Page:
RANGOON — Burmese authorities continue to investigate the case of two female schoolteachers who were found brutally murdered on Tuesday at a village in northern Shan State.
Speaking to The Irrawaddy by telephone, a police officer in Muse who is involved in the investigation said a team including police, the Burma Army and Muse Township authorities returned to the village, located in neighboring Kutkai Township, to collect further evidence on Wednesday.
“They arrived to the village at 9:30 [am], and the investigation is ongoing. We aren’t able to say yet what the full situation is,” said Zaw Min Tun, the Muse officer.
The women, both about 20 years old, were ethnic Kachin schoolteachers who had come to Kaung Kha village about two years ago as volunteers with the Kachin Baptist Church.
Asked about autopsies for the victims, being carried out by a hospital in Muse, the Muse police officer said results were not yet available.
“The hospital is conducting more medical tests to determine whether this is a rape case. The hospital may issue the results on Monday,” he said.
The investigation team on Wednesday morning collected pieces of hair at the scene of the crime, the victims shared bedroom in a dormitory where their bodies were found on Tuesday morning, according to Kaung Kha village head La Sai. Investigators will run DNA tests on the hair samples, he said, adding that a small kitchen knife was also collected from the crime scene.
La Sai said the investigation team also found footprints in the victims’ room, but he declined to speculate on how many perpetrators may have been involved in the killings.
“For us normal people, we do not know how many people were involved in this case. But those who are crime experts, they may know how many people were involved,” La Sai said.
Images of the two women’s mutilated bodies quickly spread via social media on Tuesday, along with unsubstantiated rumors that they had been gang-raped by Burmese soldiers.
The Burma Army has been accused of sexual violence in conflict zones and the rumor gained traction among the local community, some of whom claimed that the area has seen a recent rise in military presence.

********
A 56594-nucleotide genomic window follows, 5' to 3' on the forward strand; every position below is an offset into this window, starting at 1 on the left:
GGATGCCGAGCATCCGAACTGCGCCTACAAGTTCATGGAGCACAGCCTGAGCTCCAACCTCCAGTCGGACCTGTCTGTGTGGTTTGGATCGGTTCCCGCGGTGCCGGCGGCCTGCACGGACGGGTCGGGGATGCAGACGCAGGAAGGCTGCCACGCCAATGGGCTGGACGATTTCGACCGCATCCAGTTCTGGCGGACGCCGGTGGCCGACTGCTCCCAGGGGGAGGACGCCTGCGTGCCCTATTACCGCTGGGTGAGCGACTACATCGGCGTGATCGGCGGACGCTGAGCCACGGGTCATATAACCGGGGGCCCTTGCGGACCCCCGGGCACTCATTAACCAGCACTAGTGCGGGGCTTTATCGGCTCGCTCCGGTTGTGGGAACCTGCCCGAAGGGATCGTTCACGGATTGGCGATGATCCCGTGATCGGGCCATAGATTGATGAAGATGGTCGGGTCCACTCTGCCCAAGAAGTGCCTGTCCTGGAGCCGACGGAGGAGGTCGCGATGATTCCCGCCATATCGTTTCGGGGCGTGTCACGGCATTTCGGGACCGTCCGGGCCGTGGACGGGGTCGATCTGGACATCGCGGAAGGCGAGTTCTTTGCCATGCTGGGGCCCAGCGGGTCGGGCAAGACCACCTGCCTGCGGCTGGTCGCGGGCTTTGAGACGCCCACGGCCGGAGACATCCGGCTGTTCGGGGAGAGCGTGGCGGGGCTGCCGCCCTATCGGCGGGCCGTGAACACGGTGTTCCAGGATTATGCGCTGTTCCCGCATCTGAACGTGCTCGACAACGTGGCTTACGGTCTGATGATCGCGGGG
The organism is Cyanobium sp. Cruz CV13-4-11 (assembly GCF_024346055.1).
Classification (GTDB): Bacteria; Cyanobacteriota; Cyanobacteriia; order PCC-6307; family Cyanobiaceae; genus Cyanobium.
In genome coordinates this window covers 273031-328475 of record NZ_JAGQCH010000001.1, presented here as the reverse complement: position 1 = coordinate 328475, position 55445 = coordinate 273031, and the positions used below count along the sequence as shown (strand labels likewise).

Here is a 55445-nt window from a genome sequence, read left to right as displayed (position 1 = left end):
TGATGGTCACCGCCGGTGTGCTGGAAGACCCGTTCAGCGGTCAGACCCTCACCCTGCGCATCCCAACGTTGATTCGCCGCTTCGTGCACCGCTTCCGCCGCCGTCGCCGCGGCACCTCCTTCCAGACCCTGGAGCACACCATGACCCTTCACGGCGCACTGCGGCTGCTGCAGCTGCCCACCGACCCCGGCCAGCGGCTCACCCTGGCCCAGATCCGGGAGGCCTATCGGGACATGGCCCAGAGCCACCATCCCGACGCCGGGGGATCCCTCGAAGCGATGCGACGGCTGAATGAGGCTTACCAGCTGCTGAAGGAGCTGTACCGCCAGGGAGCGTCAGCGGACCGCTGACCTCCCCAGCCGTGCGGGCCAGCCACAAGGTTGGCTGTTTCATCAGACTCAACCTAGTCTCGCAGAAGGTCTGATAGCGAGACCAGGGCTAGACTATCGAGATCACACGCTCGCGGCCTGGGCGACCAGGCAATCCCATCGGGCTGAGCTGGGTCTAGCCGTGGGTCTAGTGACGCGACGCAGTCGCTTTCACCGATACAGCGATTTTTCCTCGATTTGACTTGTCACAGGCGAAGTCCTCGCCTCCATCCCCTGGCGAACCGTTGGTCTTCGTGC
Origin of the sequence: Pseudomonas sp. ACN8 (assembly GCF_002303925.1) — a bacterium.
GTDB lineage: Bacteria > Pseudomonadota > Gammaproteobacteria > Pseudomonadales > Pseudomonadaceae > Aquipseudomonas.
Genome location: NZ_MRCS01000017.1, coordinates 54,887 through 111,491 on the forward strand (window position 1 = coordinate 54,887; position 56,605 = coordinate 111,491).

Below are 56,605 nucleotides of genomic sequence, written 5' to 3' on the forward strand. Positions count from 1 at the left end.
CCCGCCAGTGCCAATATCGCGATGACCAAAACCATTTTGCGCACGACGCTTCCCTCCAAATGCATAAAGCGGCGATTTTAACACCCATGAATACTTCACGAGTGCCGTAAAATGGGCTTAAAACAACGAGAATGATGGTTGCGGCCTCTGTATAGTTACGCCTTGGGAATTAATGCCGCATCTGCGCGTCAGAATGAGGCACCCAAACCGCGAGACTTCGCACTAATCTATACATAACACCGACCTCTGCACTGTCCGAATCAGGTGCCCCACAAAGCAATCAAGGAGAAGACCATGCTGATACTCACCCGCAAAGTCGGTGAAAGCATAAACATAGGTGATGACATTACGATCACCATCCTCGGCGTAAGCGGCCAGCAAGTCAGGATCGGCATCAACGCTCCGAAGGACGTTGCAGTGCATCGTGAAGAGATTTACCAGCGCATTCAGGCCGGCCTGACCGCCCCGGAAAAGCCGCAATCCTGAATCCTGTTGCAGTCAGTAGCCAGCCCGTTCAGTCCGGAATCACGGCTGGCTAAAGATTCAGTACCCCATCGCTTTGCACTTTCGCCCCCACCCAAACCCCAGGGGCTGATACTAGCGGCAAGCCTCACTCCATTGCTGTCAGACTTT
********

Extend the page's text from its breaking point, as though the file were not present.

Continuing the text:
The Burma Army has vowed to make itself more available for media inquiries, but contact information for press liaisons was still unavailable at time of writing.
Burma Campaign UK, a London-based rights advocacy group, on Tuesday said it had “confirmed reports that two ethnic Kachin teachers were raped by Burmese Army soldiers overnight on 19th/20th January.”
The group called on the British government to make good on its promise to prioritize the prevention of violence against women in conflict by dispatching UK investigators to the scene of the crime, and urged an end to the limited military-to-military engagement currently taking place between the two countries.
The British Foreign & Commonwealth Office had not issued a public statement on the murders as of Wednesday evening.
The US Embassy did chime in on Wednesday, calling the killings “horrific” and offering its condolences to the victims’ families. The embassy said that it had not received evidence indicating Burma Army involvement in the case.
“We have discussed the incident with the government,” a US Embassy spokesperson told The Irrawaddy. “We conveyed that a transparent and credible investigation will be critical, particularly given the ongoing conflict in Kachin and northern Shan states, which continues to weaken trust and create conditions for violence and injustice that undermine a lasting peace.”
A nurse at the hospital in Muse who did not want to be named told The Irrawaddy that doctors involved in the autopsies had determined that both victims were raped.
“The doctors told me that they found sperm inside the two victims. At least two people raped the two victims,” said the nurse, adding that the sperm would be sent to a hospital in Lashio for further analysis.
The victims’ bodies were brought to Myitkyina on Wednesday evening. The Kachin Baptist Convention (KBC) will hold a funeral service for the deceased on Thursday in the state capital.
Lama Yaw, a communications officer with the KBC, told The Irrawaddy that the KBC had urged the hospital to release to the public any preliminary autopsy findings, but was told that police and army officials had placed an effective gag order on the hospital.
In the information void, Lama Yaw said the area’s Kachin community had come to the conclusion that the women were victims of a double rape-murder.
“Our KBC believe that if this country has justice, if those who run the country have a conscience, justice will be brought for the people who committed this crime,” he said. “There will be justice for this crime.”